New commissars fill Beijing, Jinan posts

PUBLISHED : Friday, 24 January, 1997, 12:00am
UPDATED : Friday, 24 January, 1997, 12:00am

New political commissars have been appointed for the strategic Beijing and Jinan military regions.

Lieutenant-General Du Tiehuan has been named commissar of the Beijing Military Region, which is responsible for guarding the capital.

He has replaced General Gu Shanqing , who is stepping down at the mandatory retirement age of 65.

General Du's old job, commissar of the Jinan region, has gone to Lieutenant-General Xu Caihou , a vice-director of the General Political Department.

Meanwhile, it has been confirmed that the position left vacant following the retirement of the Jinan region's commander, General Zhang Taiheng , has been filled by rising star Major-General Qian Guoliang .

General Qian, a chief of staff in the region and a highly regarded professional commander, has gone up the hierarchy by two rungs.

Military analysts said the recent spate of promotions satisfied President Jiang Zemin's dictum about advancing professionally accomplished People's Liberation Army (PLA) officers.

'Jiang has indicated only officers who are likely to win the next round of 'hi-tech, localised warfares' should be elevated,' said an army source.

'Several relatively young officers have taken the proverbial helicopter ride to the top.' Xinhua (the New China News Agency) said last night the structure of the officer corps had undergone a 'historic change'.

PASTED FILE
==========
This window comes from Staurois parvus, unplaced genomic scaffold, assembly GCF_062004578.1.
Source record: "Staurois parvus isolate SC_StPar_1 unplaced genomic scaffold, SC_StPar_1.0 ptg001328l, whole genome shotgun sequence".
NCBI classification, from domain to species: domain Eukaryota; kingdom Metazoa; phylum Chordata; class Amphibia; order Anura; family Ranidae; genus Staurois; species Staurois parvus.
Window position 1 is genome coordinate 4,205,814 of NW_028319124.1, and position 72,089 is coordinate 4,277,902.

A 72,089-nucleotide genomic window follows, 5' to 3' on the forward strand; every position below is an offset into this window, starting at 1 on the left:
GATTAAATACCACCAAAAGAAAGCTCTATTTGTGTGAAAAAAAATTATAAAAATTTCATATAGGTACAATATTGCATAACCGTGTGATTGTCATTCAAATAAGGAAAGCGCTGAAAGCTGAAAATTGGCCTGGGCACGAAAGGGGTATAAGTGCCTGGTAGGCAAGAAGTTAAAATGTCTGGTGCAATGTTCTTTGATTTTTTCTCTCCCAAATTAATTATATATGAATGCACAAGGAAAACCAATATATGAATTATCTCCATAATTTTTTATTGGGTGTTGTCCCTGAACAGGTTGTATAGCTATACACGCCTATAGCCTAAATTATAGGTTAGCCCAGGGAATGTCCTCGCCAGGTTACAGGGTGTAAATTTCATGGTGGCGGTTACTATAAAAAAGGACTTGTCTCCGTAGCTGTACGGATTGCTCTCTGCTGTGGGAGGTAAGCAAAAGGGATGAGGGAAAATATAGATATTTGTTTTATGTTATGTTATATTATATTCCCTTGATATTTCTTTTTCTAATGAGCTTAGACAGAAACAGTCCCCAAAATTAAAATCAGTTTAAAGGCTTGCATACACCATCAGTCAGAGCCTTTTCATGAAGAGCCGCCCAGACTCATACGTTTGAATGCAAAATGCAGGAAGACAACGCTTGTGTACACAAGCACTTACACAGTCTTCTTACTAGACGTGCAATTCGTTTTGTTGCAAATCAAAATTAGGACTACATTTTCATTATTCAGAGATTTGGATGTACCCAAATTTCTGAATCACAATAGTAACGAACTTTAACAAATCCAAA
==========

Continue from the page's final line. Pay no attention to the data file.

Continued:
The agency quoted military sources as saying half of all PLA officers were now 'professional technological cadres'.

At the same time, the number of traditional commanders, commissars and logistics officers had decreased.

Moreover, Xinhua said, more 'professional technological cadres' had been given jobs previously filled by commanders.

The PLA has also made efforts to meet Mr Jiang's instructions about the maintenance of ideological standards among officers.

The Liberation Army Daily pointed out yesterday the 'ideological and political construction in the entire Army has reaped a bumper harvest', effecting the policy of bringing officers into unison with the party leadership.

The newspaper disclosed that more than 80 per cent of officers who held the rank of head of regiment or above had undergone special ideological training.